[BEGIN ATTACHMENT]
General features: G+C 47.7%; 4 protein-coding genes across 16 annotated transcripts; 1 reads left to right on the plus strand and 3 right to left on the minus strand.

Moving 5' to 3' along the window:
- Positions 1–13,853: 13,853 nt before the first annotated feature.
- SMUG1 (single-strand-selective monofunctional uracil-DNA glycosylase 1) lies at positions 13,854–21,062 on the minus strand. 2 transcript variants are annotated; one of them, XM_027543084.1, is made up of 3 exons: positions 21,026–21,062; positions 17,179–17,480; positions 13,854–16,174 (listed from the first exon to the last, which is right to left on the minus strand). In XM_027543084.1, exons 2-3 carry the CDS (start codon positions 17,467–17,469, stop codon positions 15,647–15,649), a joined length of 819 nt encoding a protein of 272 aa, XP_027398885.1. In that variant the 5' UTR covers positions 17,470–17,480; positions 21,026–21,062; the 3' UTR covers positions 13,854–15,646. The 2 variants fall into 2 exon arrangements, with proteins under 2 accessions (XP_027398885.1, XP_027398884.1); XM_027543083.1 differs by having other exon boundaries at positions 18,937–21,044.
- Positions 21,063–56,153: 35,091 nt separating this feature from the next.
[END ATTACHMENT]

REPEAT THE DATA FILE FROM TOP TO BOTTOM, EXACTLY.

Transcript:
General features: G+C 47.7%; 4 protein-coding genes across 16 annotated transcripts; 1 reads left to right on the plus strand and 3 right to left on the minus strand.

Moving 5' to 3' along the window:
- Positions 1–13,853: 13,853 nt before the first annotated feature.
- SMUG1 (single-strand-selective monofunctional uracil-DNA glycosylase 1) lies at positions 13,854–21,062 on the minus strand. 2 transcript variants are annotated; one of them, XM_027543084.1, is made up of 3 exons: positions 21,026–21,062; positions 17,179–17,480; positions 13,854–16,174 (listed from the first exon to the last, which is right to left on the minus strand). In XM_027543084.1, exons 2-3 carry the CDS (start codon positions 17,467–17,469, stop codon positions 15,647–15,649), a joined length of 819 nt encoding a protein of 272 aa, XP_027398885.1. In that variant the 5' UTR covers positions 17,470–17,480; positions 21,026–21,062; the 3' UTR covers positions 13,854–15,646. The 2 variants fall into 2 exon arrangements, with proteins under 2 accessions (XP_027398885.1, XP_027398884.1); XM_027543083.1 differs by having other exon boundaries at positions 18,937–21,044.
- Positions 21,063–56,153: 35,091 nt separating this feature from the next.